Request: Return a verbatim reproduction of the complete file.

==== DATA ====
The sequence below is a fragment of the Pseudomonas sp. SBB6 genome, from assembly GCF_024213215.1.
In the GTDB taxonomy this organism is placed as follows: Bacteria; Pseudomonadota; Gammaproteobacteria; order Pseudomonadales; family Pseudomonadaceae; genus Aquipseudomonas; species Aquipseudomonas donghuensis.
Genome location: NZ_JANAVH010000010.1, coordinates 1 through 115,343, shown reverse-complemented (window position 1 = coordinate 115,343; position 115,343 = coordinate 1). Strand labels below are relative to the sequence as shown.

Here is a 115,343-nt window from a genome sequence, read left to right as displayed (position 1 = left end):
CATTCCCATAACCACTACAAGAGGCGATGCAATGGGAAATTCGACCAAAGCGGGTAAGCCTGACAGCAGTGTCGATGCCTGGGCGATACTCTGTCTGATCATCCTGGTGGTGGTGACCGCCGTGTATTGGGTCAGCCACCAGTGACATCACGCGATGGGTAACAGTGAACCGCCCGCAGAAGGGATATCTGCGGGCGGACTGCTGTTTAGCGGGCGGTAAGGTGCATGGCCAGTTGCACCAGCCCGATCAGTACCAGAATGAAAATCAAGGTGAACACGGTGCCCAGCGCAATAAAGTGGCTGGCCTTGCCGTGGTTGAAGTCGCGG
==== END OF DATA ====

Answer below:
The sequence below is a fragment of the Pseudomonas sp. SBB6 genome, from assembly GCF_024213215.1.
In the GTDB taxonomy this organism is placed as follows: Bacteria; Pseudomonadota; Gammaproteobacteria; order Pseudomonadales; family Pseudomonadaceae; genus Aquipseudomonas; species Aquipseudomonas donghuensis.
Genome location: NZ_JANAVH010000010.1, coordinates 1 through 115,343, shown reverse-complemented (window position 1 = coordinate 115,343; position 115,343 = coordinate 1). Strand labels below are relative to the sequence as shown.

Here is a 115,343-nt window from a genome sequence, read left to right as displayed (position 1 = left end):
CATTCCCATAACCACTACAAGAGGCGATGCAATGGGAAATTCGACCAAAGCGGGTAAGCCTGACAGCAGTGTCGATGCCTGGGCGATACTCTGTCTGATCATCCTGGTGGTGGTGACCGCCGTGTATTGGGTCAGCCACCAGTGACATCACGCGATGGGTAACAGTGAACCGCCCGCAGAAGGGATATCTGCGGGCGGACTGCTGTTTAGCGGGCGGTAAGGTGCATGGCCAGTTGCACCAGCCCGATCAGTACCAGAATGAAAATCAAGGTGAACACGGTGCCCAGCGCAATAAAGTGGCTGGCCTTGCCGTGGTTGAAGTCGCGG